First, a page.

Obama to honor young inventors at science fair

Aiming to boost the status of math and science education in the United States, President Barack Obama on Nov. 23 said he would convene a national science fair next year to honor young inventors with the same gusto that college and professional athletes celebrate their victories at the White House.

"You know, if you win the NCAA championship, you come to the White House," said Obama. "Well, if you’re a young person and you produce the best experiment or design, the best hardware or software, you ought to be recognized for that achievement, too. Scientists and engineers ought to stand side by side with athletes and entertainers as role models."

He said his administration wants to show young students how "cool science can be." He also announced $260 million in company donations to take science into more classrooms with television programs and celebrity science personalities.

The president made his remarks as he decried what he described as students’ lagging performance in math and science.




Click below to watch Obama’s speech on eSN.TV


"Now, the hard truth is that for decades we’ve been losing ground," Obama said. "One assessment shows American 15-year-olds now rank 21st in science and 25th in math when compared to their peers around their world."

But Obama ignored another set of tests showing that fourth- and eighth-graders are holding their own and even making gains on kids in other developed countries.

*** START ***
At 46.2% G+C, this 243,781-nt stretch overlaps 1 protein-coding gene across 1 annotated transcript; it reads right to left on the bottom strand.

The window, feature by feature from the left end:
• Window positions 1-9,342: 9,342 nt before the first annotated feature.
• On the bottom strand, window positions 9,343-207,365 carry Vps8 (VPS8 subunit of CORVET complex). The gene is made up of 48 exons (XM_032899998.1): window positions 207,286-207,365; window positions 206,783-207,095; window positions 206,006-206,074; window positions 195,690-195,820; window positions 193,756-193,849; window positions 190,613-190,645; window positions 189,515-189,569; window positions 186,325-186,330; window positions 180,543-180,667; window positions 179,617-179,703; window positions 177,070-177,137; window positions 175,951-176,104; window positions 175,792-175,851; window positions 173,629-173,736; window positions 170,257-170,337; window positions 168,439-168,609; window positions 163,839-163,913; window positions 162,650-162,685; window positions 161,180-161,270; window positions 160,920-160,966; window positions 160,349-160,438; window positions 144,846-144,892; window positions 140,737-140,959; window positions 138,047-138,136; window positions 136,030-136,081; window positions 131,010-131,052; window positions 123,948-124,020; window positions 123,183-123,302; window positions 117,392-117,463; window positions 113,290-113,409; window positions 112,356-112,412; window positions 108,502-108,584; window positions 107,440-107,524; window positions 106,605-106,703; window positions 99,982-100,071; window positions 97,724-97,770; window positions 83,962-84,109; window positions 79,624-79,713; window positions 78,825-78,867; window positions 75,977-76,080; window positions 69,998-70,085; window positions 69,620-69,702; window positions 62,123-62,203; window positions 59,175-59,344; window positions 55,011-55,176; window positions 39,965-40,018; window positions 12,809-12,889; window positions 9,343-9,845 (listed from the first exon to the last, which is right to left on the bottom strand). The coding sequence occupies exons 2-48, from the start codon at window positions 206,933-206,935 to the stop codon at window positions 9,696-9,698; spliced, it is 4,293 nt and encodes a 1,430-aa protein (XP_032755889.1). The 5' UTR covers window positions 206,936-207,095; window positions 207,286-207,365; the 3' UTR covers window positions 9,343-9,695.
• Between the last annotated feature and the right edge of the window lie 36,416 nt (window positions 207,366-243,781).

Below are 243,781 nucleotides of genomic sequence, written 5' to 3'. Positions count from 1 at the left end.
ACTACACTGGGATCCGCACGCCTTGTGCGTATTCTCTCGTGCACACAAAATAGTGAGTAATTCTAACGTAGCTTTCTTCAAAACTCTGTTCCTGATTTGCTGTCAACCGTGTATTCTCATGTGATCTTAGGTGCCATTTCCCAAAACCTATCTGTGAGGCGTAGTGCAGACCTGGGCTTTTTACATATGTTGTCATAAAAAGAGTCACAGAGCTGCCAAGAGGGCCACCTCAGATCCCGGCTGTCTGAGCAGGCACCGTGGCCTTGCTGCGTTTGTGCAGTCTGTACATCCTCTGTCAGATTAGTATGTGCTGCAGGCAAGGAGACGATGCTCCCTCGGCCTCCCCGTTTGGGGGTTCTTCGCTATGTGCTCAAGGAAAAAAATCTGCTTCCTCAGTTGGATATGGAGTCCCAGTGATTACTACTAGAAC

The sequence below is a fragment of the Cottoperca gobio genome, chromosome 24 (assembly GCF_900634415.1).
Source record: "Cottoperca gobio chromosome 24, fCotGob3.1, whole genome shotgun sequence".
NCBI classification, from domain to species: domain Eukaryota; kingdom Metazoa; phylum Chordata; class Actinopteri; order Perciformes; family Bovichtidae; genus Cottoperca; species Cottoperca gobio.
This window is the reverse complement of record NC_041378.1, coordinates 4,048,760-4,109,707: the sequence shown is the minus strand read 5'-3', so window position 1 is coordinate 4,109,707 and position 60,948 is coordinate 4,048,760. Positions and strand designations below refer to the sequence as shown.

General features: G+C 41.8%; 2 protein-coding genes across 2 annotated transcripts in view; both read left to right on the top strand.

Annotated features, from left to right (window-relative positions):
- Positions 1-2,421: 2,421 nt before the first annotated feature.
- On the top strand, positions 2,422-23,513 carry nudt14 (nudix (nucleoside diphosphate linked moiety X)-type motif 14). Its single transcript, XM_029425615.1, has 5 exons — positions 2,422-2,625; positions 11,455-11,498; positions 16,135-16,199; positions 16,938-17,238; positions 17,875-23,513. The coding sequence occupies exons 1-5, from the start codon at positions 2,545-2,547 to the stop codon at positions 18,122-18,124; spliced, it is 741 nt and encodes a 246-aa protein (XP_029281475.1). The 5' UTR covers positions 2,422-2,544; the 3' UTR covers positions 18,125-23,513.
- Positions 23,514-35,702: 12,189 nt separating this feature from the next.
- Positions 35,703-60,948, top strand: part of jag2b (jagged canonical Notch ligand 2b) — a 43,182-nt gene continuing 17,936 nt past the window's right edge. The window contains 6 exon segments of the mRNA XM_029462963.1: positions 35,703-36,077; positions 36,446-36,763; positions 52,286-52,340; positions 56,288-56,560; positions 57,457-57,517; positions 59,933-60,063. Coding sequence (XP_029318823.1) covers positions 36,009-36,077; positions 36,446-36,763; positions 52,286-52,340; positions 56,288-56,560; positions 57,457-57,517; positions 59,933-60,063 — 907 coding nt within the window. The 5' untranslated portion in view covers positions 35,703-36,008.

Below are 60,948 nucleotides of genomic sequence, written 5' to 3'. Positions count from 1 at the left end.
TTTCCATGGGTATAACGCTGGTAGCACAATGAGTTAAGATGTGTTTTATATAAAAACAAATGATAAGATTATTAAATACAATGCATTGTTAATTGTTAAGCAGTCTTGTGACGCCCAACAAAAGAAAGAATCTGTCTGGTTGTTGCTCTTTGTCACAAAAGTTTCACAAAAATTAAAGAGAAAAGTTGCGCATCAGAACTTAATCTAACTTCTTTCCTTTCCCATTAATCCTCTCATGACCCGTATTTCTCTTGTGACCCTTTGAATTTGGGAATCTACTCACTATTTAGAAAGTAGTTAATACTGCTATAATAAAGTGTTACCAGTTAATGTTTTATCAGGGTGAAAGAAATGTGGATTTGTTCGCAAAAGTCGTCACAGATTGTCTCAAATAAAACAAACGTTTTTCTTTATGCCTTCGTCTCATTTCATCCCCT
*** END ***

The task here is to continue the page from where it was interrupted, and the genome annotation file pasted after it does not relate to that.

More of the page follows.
Obama cited a test given to 15-year-olds in 30 developed countries, the Program for International Student Assessment, or PISA. Some experts caution that PISA is different from other tests, especially those in the United States, and makes American kids look worse than other tests do.

But another set of tests shows that while U.S. kids trail those in a handful of high-achieving Asian countries–Singapore, Taiwan, and Japan–they hold their own in the larger group of developed countries that comes next.

In fact, the United States has gained on some of its toughest competitors since 1995, making bigger strides in math than Singapore and Japan, and in science than Japan.

That’s according to the Trends in International Mathematics and Science Study, or TIMSS. Researchers involved in TIMSS say the United States is not trailing the developed world by any stretch of the imagination.


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